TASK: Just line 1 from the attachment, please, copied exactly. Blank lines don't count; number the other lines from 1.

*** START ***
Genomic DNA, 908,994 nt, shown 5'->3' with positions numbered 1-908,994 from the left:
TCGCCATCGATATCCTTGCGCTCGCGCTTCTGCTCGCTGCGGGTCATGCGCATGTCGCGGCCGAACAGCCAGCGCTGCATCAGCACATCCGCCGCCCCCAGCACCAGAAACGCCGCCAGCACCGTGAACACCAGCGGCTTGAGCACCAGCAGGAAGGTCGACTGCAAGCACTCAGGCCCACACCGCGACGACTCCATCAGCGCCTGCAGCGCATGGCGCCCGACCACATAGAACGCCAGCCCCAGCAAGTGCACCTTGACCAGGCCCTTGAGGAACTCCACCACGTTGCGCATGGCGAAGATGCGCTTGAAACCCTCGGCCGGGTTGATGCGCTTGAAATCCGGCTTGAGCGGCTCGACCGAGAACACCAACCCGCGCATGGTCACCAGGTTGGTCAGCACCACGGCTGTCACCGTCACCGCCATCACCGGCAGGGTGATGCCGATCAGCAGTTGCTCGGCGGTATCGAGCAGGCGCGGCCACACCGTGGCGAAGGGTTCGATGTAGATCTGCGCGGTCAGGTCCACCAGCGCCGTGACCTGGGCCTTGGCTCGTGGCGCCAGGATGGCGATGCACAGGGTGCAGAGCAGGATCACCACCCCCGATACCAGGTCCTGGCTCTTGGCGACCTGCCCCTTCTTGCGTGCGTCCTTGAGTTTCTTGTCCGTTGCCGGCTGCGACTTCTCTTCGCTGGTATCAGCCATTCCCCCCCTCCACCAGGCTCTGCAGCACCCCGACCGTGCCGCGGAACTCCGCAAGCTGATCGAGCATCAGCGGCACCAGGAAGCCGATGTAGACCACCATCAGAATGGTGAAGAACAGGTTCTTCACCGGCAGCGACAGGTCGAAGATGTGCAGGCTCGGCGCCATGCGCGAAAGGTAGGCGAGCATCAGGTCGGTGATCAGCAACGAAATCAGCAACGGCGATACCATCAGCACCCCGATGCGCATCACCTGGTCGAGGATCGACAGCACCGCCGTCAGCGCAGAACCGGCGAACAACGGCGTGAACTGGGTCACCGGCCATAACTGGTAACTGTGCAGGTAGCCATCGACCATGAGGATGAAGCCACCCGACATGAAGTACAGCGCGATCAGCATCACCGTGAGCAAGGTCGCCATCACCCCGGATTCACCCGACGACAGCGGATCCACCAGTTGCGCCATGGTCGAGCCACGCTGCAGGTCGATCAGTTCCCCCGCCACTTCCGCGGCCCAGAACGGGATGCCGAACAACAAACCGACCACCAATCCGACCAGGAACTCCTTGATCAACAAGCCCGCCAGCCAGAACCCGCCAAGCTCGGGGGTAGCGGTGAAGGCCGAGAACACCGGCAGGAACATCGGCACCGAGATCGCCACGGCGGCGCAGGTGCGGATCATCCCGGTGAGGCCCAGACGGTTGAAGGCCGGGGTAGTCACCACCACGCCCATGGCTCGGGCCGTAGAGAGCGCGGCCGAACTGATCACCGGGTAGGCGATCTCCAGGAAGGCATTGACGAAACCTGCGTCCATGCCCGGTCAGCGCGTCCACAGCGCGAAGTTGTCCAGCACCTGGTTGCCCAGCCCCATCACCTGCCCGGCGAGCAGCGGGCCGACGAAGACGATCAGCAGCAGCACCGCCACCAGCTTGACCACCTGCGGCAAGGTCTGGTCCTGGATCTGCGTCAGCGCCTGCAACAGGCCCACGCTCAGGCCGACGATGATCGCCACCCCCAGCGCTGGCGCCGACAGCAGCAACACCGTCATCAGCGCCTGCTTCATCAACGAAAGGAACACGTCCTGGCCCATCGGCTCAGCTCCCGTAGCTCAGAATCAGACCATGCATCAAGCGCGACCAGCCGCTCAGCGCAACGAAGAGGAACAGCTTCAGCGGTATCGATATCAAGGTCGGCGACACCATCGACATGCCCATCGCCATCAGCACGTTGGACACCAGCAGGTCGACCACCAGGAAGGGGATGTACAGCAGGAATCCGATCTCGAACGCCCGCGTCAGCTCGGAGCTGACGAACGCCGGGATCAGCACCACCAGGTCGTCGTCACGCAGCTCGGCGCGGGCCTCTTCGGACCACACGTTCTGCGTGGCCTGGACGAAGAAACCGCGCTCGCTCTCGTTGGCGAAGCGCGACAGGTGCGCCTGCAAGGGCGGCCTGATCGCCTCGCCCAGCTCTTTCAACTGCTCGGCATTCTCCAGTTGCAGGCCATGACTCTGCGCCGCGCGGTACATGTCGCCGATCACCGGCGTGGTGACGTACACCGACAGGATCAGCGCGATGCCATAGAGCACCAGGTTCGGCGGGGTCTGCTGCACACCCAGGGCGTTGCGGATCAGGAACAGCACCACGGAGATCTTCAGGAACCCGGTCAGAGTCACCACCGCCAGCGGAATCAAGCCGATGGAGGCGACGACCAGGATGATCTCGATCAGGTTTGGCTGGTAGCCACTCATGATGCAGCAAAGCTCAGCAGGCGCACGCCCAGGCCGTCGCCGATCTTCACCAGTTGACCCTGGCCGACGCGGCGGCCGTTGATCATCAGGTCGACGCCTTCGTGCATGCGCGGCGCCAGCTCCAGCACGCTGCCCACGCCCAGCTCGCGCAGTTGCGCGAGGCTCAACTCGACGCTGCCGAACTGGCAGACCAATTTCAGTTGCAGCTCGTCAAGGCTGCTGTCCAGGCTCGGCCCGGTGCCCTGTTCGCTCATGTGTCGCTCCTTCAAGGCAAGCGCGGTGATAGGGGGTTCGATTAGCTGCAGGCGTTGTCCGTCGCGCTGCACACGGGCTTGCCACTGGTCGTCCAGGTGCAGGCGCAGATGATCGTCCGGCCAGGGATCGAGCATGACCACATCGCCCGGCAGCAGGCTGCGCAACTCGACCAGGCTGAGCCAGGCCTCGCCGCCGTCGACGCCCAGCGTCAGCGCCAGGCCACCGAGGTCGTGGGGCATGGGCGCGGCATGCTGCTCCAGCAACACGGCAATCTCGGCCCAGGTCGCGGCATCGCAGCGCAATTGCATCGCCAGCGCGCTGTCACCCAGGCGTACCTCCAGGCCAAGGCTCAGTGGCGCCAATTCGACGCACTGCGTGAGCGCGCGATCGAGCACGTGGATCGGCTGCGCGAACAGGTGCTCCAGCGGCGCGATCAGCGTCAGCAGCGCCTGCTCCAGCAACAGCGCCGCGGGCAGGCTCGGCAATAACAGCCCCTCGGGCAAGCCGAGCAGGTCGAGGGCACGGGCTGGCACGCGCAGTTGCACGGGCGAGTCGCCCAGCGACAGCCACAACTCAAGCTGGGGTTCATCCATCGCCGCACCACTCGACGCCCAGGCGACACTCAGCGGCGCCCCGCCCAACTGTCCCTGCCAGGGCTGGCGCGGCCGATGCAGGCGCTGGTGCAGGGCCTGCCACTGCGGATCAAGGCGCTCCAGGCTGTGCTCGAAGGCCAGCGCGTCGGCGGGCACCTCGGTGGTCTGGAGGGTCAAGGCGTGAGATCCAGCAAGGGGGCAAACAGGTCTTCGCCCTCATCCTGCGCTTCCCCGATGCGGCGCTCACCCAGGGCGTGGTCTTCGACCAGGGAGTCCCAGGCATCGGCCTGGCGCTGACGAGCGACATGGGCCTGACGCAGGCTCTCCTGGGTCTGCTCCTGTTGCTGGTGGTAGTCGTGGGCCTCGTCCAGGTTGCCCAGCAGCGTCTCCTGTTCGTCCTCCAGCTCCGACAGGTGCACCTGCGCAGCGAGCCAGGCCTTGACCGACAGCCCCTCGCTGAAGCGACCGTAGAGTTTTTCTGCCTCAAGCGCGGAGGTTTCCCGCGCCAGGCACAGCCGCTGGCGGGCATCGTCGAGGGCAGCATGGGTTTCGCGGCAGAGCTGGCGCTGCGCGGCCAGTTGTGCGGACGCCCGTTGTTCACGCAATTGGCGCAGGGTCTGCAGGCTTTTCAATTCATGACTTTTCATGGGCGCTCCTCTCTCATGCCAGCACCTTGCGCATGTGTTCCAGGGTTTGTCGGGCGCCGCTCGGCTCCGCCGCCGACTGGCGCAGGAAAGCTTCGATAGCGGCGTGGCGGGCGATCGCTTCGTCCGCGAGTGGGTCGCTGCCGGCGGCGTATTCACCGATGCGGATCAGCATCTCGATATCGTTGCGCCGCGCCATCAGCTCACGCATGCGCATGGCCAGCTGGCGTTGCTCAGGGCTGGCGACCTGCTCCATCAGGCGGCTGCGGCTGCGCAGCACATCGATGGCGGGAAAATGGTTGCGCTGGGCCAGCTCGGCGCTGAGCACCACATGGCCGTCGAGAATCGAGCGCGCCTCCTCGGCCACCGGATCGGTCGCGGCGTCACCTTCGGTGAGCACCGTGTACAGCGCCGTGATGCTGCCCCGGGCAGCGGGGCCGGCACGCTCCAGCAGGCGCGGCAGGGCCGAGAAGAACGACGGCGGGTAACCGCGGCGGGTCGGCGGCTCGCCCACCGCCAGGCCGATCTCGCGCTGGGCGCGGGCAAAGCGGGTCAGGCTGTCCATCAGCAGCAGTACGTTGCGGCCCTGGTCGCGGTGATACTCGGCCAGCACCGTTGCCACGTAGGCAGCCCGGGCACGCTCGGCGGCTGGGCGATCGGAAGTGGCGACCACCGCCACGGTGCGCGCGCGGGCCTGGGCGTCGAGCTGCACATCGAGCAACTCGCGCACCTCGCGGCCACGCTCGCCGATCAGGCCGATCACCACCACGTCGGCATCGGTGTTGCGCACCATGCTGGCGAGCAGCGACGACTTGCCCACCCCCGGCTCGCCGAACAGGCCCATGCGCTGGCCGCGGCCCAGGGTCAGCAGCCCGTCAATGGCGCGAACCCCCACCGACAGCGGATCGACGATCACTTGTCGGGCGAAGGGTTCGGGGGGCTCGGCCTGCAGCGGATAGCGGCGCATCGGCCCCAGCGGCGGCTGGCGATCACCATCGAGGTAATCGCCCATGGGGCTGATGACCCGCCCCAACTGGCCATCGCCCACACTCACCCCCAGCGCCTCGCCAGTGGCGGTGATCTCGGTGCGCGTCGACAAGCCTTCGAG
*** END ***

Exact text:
Genomic DNA, 908,994 nt, shown 5'->3' with positions numbered 1-908,994 from the left: